Using titles can be tricky. Some faculty think being called “Doctor So-and-so” is too formal. At the same time, a lot of people have the bad habit of addressing men faculty as “Professor Lastname” or “Doctor Lastname” but addressing women faculty as “Firstname” or “Miss [or] Mrs. Lastname.” This unequal treatment is disrespectful. So, unless someone has told you what titles to use, it’s safest to use “Professor [or] Doctor Lastname.”

To understand ranks (the different kinds of professor), you first need to understand the tenure system. When a faculty member has tenure, they basically have very high job security. It’s not impossible to fire them, but it’s very very hard. In most higher education systems, getting tenure requires doing high-quality work in four areas: research, teaching, and service (doing things like serving on university committees and contributing to peer review). Research schools tend to put more emphasis on research (though teaching is also somewhat important), while teaching schools tend to put more emphasis on teaching (though research is also somewhat important). In the UC system, getting tenure also requires doing high-quality work in diversity, equity, and inclusion.

Not all faculty members are on the tenure system (or “tenure track”). In fact, across the country, non-tenure-track faculty do most of the teaching in higher education today. Non-tenure-track faculty have much less job security — they might not even be guaranteed a job from semester to semester — and often have fewer resources and limited opportunity to work with graduate students. However, typically tenure-track and non-tenure-track faculty have exactly the same qualifications. (Understanding why non-tenure-track positions are so common is a complex story I won’t go into here.)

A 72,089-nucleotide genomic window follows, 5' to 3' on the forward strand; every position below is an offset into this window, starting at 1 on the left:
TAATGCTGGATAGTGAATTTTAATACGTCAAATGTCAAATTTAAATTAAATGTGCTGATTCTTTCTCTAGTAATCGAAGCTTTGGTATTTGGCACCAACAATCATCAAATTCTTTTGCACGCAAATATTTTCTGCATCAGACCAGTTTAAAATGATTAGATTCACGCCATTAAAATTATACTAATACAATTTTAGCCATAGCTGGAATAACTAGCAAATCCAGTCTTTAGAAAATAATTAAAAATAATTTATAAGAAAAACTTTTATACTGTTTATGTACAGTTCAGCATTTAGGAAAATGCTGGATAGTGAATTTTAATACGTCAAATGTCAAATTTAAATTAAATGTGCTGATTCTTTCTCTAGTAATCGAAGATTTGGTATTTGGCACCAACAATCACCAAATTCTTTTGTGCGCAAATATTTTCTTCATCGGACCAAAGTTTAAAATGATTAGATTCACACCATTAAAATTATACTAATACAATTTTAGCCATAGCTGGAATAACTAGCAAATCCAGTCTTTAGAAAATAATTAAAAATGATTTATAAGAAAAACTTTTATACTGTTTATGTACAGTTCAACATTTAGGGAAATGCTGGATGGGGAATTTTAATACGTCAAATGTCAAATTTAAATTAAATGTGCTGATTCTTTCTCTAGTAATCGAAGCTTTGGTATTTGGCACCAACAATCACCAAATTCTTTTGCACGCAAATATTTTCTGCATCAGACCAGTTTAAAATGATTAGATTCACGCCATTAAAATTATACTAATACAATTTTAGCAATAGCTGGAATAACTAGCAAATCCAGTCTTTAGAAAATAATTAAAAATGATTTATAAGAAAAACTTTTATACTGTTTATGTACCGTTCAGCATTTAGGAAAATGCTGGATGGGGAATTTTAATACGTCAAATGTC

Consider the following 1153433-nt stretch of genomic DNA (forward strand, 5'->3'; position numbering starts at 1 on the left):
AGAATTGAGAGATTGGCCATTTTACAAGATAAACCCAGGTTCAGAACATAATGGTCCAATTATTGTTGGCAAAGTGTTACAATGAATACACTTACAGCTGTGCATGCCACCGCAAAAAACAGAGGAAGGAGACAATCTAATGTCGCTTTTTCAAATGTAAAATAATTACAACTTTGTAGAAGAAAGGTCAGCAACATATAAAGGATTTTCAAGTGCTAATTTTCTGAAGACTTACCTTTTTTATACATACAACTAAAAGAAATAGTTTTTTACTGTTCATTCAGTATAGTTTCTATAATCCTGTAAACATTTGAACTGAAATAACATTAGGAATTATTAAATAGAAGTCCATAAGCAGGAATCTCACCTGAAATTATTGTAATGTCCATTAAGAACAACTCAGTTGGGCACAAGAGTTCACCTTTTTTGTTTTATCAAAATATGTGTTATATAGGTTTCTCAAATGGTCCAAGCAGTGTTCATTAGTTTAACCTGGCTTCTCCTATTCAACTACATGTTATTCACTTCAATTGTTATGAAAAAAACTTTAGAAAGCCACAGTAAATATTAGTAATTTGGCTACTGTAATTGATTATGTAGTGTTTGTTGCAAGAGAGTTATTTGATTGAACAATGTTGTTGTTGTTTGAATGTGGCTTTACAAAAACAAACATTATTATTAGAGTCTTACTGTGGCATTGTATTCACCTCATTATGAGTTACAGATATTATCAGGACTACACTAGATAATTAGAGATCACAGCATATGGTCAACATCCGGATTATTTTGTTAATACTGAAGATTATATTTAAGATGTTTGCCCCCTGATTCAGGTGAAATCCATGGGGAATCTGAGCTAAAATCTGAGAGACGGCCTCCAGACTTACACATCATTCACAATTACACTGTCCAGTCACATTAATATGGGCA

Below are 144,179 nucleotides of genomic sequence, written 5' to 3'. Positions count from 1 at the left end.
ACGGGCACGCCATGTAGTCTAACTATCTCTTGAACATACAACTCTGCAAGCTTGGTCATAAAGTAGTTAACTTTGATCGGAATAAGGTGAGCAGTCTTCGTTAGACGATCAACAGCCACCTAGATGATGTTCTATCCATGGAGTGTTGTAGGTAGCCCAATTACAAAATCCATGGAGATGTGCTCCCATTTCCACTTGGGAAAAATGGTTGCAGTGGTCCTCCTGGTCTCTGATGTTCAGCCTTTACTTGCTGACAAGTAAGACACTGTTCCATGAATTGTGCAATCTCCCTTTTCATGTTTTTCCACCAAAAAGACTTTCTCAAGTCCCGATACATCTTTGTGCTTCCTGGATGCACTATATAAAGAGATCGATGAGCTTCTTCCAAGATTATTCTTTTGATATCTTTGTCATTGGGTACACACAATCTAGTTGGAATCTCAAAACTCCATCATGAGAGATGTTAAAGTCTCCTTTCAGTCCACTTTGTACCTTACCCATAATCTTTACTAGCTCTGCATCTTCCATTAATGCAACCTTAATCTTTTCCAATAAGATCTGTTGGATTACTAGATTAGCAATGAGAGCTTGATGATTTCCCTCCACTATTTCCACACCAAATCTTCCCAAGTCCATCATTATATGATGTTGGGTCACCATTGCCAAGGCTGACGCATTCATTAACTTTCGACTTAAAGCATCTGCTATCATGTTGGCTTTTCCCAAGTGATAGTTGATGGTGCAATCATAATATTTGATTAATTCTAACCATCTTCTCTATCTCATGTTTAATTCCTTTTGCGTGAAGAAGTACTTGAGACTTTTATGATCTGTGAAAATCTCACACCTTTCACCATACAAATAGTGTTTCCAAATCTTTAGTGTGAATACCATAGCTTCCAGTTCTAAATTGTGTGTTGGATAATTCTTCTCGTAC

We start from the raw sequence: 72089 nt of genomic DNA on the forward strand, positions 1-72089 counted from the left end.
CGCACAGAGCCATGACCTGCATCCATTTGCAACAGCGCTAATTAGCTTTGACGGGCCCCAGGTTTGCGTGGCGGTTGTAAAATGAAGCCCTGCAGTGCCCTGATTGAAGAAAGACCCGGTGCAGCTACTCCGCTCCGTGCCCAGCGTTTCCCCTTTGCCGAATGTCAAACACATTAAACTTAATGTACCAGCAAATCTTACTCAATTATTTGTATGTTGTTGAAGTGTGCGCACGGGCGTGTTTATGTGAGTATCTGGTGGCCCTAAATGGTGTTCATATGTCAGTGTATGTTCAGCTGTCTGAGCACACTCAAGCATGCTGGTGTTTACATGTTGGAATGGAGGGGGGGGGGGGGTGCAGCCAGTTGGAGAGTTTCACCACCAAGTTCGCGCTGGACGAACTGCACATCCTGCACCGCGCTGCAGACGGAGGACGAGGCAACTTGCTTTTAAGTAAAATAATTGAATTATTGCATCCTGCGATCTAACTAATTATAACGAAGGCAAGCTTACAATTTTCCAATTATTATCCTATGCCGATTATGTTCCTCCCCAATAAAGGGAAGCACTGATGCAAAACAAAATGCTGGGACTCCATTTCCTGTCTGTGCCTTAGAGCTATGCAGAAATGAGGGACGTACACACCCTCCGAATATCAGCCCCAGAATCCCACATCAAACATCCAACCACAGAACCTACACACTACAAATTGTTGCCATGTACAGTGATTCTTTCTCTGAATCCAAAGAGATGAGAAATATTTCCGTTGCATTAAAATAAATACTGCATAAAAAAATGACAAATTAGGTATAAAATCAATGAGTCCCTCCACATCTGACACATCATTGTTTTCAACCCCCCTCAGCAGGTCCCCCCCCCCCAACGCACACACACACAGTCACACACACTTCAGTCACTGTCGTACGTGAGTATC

Non-Tenure Track Faculty

  • Some common titles for non-tenure track faculty include visiting assistant professor, adjunct professor, instructor, and lecturer.
  • The UC system also has the title of Teaching Professor. Teaching Professors have high job security and some of the same rights as tenure-track faculty, but aren’t expected to do research.

Tenure-Track Faculty

  • Assistant Professor: Tenure-track faculty who haven’t received tenure yet. This is kind of a probationary period: show us how good you are, and we’ll give you tenure. Typically a faculty members applies for tenure after 6 years as an assistant professor.

  • Associate Professor: The first rank of tenured faculty. Usually a faculty member needs to be tenured (associate or full professor) in order to serve in roles such as a department or program chair.

  • Full Professor: Full professors are tenured faculty who are highly distinguished in their field. Typically associate professors can apply to be full professors after 6 years. While full professors have more prestige and better pay than associate professors, there usually aren’t significant differences in terms of formal power.

Research Positions

  • Postdoctoral researchers or postdocs are people with PhDs (post- or after the doctorate) who work as full-time researchers and do little or no classroom teaching. Generally postdocs are attached to the research lab of a tenure-track faculty member, and have contracts that last from 1 to 3 years. Most postdocs are hoping to land a tenure-track job before their contract ends, though some researchers move from postdoc to postdoc for several years.

  • Research professors are like postdocs with longer-term contracts. Like postdocs, research professors do no or little teaching. Research professors are often supported entirely by external research grants, which last for 3-5 years. Research professors will often have multiple active grants at any one time, so that they won’t lose their job when a grant expires.

  • Primary Investigator or PI is the lead researcher on a research grant. They’re almost always a tenure-track faculty member or research professor, and usually they’re in charge of a lab space with various students, postdocs, and research staff.